A snap appraisal of the first completely new car from British Leyland
(To be read in conjunction with “Matters of Moment”, page 419.)
With the Mostest-from-Munich non-materialising, the Editor’s surprise Easter-egg turned out to be a limeflower Morris Marina 1.8 two-door coupé with navy upholstery. First impressions were unfavourable, because in the press of traffic on the A40, a notorious exit from London because it is endowed mainly with roundabouts instead of underpasses or flyovers and because so many of the commuters who use it seem to reside in the dormitory villages of Bucks., calling for right turns which further impede the long-distance traffic, over-rich mixture from the twin SUs made the engine idle, at 700 r.p.m., as roughly as that of a vintage lorry.
As occupants of Avengers and Vauxhalls pointed at my hush-hush vehicle, its name obscured with masking tape, I must have appeared to be suffering from the ague, as Marina rocked like a little boat caught by the evening tide. I feared the engine would stall, and squeaky brakes added to my anxiety. At the Denham Village/Beaconsfield roundabout fellow road users hooted and flashed at me, and I began to think it was time to vacate this ADO 28 and erect the Bluemels warning triangles thoughtfully provided in its boot. However, before I could get out an obliging Ford driver had secured the filler cap from which petrol had been spewing (for some obscure reason it is a little plated cap, in spite of being hidden by a rather crude circular door) and I was again on my way.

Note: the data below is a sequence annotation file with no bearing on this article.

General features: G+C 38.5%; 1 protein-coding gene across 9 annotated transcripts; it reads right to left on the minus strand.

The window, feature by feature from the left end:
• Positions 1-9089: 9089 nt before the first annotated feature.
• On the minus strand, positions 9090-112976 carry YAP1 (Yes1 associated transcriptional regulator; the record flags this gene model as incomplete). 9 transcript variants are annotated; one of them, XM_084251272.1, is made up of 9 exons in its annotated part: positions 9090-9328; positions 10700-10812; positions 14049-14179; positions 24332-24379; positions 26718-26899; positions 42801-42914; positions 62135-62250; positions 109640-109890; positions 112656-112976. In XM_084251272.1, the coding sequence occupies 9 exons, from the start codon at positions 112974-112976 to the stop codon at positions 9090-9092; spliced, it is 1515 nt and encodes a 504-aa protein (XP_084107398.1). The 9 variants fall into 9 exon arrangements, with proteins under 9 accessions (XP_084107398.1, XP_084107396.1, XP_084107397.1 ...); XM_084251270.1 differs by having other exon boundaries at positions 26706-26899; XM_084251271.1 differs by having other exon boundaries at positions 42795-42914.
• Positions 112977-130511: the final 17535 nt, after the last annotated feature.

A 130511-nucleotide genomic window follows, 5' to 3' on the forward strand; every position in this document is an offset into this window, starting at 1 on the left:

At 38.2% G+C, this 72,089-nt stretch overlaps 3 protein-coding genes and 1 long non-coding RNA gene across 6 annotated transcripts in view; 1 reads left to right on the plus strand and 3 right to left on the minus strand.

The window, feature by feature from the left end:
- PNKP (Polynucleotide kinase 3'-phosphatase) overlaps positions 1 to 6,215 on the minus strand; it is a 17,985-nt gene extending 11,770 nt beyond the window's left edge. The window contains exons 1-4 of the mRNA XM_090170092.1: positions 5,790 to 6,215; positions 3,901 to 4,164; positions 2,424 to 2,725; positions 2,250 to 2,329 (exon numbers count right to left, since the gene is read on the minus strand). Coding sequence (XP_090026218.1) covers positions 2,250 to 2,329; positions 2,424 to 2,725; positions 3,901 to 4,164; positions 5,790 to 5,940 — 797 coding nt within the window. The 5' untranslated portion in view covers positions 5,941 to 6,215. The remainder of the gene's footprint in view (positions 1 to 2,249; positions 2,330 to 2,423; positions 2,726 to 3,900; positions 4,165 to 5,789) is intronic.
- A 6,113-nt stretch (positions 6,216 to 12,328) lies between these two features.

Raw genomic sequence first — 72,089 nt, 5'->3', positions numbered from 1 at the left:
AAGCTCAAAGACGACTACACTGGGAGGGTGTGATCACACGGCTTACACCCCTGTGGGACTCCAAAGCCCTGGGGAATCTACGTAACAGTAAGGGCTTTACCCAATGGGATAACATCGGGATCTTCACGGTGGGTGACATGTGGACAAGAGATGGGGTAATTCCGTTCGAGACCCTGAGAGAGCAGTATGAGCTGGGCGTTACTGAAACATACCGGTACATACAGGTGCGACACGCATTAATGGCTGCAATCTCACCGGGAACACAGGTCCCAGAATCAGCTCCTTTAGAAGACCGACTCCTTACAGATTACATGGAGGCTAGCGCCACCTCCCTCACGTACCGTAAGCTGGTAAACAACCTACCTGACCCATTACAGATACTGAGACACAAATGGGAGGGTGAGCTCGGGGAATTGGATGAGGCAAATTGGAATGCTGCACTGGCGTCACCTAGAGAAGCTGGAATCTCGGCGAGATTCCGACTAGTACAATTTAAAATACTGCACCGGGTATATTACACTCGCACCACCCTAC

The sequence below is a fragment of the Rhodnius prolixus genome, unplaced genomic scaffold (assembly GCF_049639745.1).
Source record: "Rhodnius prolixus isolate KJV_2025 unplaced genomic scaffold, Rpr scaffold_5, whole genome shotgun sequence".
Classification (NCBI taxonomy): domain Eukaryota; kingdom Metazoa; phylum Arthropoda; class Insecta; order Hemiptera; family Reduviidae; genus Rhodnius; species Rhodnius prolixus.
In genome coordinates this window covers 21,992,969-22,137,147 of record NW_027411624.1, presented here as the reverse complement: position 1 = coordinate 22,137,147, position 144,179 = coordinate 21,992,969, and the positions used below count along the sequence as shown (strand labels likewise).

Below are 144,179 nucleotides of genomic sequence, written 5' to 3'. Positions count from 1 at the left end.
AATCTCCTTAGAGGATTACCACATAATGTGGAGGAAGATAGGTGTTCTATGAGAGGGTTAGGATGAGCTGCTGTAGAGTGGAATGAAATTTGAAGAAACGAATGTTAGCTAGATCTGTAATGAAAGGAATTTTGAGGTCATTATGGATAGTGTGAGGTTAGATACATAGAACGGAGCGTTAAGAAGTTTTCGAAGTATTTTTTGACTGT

Colleagues had dismissed the new Morris as just another cigarette carton, with ugly exposed-nuts wheels added to the common styling. In London itself I had discovered the Marina’s light but too-sudden clutch and throttle linkage which made a dignified take-off difficult. With a 180-mile run ahead of use after a full day in the office (I maintain that anyone who cannot read Motor Sport’s small print—with glasses, if worn—shouldn’t drive a car, but coping with it all day doesn’t exactly set one up for a fast night drive) I began to pine for the 2000TC or the Mexico I had left behind. The Marina had a Courier Mini-8 stereo player but no cassettes, so I was unable to cheer myself up by playing sonnets about Easter bonnets as we crawled westwards. The test-car also had a Radiomobile radio.
Once out of the traffic tangle, however, the car’s better features became apparent. The 1.8 TC version has an excellent performance above 2,000 r.p.m. in its 3.64-to-1 top gear, its rack-and-pinion steering is extremely nice, although low-geared at four turns, lock-to-lock, and the Marina can be cornered quite quickly, initial strong u/s changing to o/s, but with the back-end holding on well in spite of feeling a bit soggy, while excessive roll is not apparent. The 165/70R x 13 tubeless Dunlop SP685 protest infrequently, and grip like a Tax Collector with your earnings.
The gear-change is good, but with a long lever having long movements, not quite up to Ford standards. You lift the non-spring-loaded lever to engage reverse, outboard of 3rd. The hand-brake is well placed between the seats and the only switches on the wood-simulated panels beneath a matt-black facia are those for lamps, heater-fan and Triplex hotline back window. A knob acts as hand-throttle-cum-carburetter-enrichener. The leather-rimmed steering wheel’s thick spoke obscures the otherwise well-located heater controls, but they had a springy action, and I was either too hot or too cold, with no happy medium.